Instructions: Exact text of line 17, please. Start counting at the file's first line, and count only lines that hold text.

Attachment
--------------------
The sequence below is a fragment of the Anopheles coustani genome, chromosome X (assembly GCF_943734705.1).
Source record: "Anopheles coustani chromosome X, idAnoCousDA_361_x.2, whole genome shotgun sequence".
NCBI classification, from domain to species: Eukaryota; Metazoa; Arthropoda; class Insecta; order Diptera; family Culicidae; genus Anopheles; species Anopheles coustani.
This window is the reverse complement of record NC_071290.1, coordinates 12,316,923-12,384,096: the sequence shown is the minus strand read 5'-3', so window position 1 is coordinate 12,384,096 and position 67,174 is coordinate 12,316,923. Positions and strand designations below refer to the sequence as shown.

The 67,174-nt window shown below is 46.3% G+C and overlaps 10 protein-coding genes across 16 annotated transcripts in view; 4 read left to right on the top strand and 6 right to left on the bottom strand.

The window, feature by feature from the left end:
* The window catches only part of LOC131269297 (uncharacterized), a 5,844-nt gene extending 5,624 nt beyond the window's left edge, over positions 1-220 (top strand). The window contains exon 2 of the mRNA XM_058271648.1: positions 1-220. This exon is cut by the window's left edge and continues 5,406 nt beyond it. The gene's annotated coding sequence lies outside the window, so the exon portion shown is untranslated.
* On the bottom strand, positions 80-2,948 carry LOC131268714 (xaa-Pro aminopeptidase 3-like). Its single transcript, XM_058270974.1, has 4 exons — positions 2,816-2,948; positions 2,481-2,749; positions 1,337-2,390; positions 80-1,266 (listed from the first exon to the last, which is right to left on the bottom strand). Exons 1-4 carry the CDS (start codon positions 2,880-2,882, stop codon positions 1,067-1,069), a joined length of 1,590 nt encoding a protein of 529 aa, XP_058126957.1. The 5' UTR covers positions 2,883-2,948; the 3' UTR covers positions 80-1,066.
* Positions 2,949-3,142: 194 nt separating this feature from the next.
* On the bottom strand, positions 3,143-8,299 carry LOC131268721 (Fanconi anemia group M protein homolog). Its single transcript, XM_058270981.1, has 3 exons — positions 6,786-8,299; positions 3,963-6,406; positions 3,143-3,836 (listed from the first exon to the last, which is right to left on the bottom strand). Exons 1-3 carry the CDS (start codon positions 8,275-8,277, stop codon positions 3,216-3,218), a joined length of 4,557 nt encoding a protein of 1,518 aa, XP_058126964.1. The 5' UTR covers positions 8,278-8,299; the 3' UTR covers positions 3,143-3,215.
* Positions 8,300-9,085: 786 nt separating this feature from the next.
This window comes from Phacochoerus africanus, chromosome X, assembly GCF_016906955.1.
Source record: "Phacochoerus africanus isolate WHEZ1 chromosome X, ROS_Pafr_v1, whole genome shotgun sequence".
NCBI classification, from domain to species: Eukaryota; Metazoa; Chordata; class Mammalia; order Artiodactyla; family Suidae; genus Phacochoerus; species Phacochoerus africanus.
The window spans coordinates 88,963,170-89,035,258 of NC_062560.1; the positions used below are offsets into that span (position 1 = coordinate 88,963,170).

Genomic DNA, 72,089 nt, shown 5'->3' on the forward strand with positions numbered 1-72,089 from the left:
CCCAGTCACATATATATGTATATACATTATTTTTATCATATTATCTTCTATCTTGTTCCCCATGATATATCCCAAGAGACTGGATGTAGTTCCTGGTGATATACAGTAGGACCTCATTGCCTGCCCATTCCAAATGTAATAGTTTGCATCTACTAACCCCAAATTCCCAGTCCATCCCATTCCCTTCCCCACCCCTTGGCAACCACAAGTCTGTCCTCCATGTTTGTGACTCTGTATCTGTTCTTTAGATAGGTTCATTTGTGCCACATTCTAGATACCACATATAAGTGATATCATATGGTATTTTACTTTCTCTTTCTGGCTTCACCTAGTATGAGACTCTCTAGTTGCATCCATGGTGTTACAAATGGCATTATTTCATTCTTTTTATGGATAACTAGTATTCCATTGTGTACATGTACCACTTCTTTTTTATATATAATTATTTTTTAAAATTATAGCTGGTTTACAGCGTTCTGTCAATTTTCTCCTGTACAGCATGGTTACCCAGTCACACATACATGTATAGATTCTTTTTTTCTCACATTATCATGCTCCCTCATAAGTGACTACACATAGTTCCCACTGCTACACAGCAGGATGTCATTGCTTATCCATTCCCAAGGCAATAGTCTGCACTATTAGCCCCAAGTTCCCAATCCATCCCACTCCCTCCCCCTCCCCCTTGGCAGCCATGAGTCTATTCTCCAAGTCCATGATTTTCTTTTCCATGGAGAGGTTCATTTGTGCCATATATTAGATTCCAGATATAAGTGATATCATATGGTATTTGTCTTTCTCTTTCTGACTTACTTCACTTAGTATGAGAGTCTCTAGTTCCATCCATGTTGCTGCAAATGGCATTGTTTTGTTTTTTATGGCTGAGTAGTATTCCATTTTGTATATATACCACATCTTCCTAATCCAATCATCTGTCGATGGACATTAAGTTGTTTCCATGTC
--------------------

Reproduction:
CCCAGTCACATATATATGTATATACATTATTTTTATCATATTATCTTCTATCTTGTTCCCCATGATATATCCCAAGAGACTGGATGTAGTTCCTGGTGATATACAGTAGGACCTCATTGCCTGCCCATTCCAAATGTAATAGTTTGCATCTACTAACCCCAAATTCCCAGTCCATCCCATTCCCTTCCCCACCCCTTGGCAACCACAAGTCTGTCCTCCATGTTTGTGACTCTGTATCTGTTCTTTAGATAGGTTCATTTGTGCCACATTCTAGATACCACATATAAGTGATATCATATGGTATTTTACTTTCTCTTTCTGGCTTCACCTAGTATGAGACTCTCTAGTTGCATCCATGGTGTTACAAATGGCATTATTTCATTCTTTTTATGGATAACTAGTATTCCATTGTGTACATGTACCACTTCTTTTTTATATATAATTATTTTTTAAAATTATAGCTGGTTTACAGCGTTCTGTCAATTTTCTCCTGTACAGCATGGTTACCCAGTCACACATACATGTATAGATTCTTTTTTTCTCACATTATCATGCTCCCTCATAAGTGACTACACATAGTTCCCACTGCTACACAGCAGGATGTCATTGCTTATCCATTCCCAAGGCAATAGTCTGCACTATTAGCCCCAAGTTCCCAATCCATCCCACTCCCTCCCCCTCCCCCTTGGCAGCCATGAGTCTATTCTCCAAGTCCATGATTTTCTTTTCCATGGAGAGGTTCATTTGTGCCATATATTAGATTCCAGATATAAGTGATATCATATGGTATTTGTCTTTCTCTTTCTGACTTACTTCACTTAGTATGAGAGTCTCTAGTTCCATCCATGTTGCTGCAAATGGCATTGTTTTGTTTTTTATGGCTGAGTAGTATTCCATTTTGTATATATACCACATCTTCCTAATCCAATCATCTGTCGATGGACATTAAGTTGTTTCCATGTC